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Norton, Seth J.Development of a gleeble based test for post weld heat treatment cracking in nickel alloys
Master of Science, The Ohio State University, 2003, Welding Engineering
The purpose of this work was to use a thermo-mechanical simulator to develop a simple test that will quantify susceptibility to the various forms of postweld heat treatment cracking, including stress-relief cracking and strain-age cracking. Materials evaluated include Waspaloy and Alloy 718. Samples are initially given an elevated temperature thermal exposure that simulates the weld HAZ. Upon cooling from elevated temperature, the sample is loaded such that yield strength magnitude stresses are present at room temperature. The sample is then heated to a selected PWHT temperature and held for up to 8 hours. Acquisition of tensile force data during PWHT shows an initial relaxation of stresses, followed by a rise in stress as precipitation reactions proceed. Hot ductility tests were performed at various PWHT temperatures and times. From the reduction in area measurements a mathematical model was developed to relate ductility to PWHT temperature and time. The alloys tested show a significant dip in ductility at elevated temperature. Waspaloy samples exhibited lower ductility at elevated temperatures than did Alloy 718, confirming the higher susceptibility of Waspaloy to strain-age cracking. SEM fractography and optical microscopy were used to analyze the failed samples. Minimum ductility samples revealed ductile intergranular fracture paths in Waspaloy and a tendency for transgranular cracking in Alloy 718. Intergranular micro-cracks were evident in a coarse grained heat affected zone in both alloys. Grain size was shown to effect ductility and fracture mode. Smaller grained simulated HAZ samples exhibited more ductility and a tendency for transgranular ductile fracture. Larger grains resulted in an increase in intergranular fracture and a reduction in elevated temperature ductility. Alloy 718 showed evidence of bending of crystal lattices to accommodate stresses. Both alloys showed indications of an effect of grain boundary orientation on cracking susceptibility.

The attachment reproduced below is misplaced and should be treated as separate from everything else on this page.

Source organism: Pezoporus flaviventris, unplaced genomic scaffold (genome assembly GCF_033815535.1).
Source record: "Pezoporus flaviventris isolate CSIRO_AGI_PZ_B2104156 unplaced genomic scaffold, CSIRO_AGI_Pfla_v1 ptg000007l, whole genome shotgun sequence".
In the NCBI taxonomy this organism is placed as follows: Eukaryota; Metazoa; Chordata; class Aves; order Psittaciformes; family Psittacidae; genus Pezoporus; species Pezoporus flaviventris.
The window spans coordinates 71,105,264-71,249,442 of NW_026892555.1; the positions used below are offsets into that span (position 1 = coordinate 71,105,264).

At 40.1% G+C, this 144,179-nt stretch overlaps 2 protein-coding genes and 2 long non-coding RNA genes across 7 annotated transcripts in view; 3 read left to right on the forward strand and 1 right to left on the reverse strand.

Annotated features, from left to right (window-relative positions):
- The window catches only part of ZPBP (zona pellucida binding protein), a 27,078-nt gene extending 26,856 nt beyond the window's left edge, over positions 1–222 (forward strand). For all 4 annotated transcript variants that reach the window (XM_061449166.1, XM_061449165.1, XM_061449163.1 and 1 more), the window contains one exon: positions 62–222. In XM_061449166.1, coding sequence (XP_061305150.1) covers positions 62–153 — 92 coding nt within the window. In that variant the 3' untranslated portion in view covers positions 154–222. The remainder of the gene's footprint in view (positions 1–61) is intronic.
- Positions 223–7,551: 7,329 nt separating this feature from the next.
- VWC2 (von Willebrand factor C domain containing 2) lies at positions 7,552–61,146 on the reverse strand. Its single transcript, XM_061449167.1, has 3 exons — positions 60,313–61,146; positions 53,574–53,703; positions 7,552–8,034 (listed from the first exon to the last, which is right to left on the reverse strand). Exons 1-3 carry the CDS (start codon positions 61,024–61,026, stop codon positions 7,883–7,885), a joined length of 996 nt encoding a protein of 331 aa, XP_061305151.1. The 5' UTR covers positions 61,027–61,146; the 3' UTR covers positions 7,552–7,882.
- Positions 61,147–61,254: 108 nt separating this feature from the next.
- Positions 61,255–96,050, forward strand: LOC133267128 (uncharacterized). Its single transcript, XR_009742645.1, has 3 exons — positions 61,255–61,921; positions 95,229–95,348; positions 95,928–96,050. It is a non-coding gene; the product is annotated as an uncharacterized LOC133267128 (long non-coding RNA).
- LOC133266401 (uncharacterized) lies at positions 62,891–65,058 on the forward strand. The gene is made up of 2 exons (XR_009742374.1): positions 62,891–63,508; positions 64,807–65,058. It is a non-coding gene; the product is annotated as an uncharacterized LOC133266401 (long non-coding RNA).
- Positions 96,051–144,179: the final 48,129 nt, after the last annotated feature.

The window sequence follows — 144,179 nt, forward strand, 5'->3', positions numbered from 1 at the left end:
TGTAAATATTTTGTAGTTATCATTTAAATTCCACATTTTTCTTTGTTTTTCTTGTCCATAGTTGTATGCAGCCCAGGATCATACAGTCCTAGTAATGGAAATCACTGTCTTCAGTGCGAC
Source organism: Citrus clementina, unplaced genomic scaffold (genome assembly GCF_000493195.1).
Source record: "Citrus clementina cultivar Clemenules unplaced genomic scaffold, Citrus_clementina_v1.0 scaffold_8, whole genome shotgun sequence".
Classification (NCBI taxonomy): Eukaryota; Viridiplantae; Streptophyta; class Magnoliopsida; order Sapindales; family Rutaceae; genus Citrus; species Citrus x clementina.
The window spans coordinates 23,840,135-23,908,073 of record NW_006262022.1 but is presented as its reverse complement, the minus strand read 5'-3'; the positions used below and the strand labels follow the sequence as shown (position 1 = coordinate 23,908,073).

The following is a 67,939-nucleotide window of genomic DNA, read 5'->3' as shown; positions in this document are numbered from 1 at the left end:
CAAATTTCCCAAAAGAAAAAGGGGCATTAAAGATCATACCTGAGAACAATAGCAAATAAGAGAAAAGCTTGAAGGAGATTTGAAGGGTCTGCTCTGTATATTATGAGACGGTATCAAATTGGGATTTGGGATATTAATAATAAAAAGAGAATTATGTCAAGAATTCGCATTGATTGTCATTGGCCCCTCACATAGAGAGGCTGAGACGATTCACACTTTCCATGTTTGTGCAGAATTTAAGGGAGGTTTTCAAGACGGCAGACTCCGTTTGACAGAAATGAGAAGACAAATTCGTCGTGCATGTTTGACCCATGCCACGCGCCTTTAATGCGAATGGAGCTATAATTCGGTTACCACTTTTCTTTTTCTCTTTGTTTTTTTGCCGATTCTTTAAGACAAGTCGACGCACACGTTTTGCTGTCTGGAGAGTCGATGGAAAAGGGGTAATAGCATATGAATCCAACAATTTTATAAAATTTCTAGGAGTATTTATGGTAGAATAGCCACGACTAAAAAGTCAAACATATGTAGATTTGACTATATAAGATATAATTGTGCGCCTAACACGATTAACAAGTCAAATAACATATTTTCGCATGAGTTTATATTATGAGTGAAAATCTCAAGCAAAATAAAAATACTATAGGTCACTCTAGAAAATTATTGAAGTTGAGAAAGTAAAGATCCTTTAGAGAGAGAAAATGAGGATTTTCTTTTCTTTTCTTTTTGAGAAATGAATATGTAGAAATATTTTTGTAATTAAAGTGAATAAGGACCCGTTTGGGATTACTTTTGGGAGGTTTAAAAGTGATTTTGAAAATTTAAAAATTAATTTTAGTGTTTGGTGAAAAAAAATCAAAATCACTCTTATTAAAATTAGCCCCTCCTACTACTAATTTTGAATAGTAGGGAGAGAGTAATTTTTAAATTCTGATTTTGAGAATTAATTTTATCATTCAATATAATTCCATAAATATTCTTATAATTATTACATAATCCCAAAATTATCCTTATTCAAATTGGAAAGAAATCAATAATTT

John Lippold (Advisor)


Waspaloy; Alloy 718; strain-age cracking; Gleeble testing; post weld heat treatment cracking; stress-releif cracking

Makiewicz, Kurt TimothyDevelopment of Simultaneous Transformation Kinetics Microstructure Model with Application to Laser Metal Deposited Ti-6Al-4V and Alloy 718
Master of Science, The Ohio State University, 2013, Materials Science and Engineering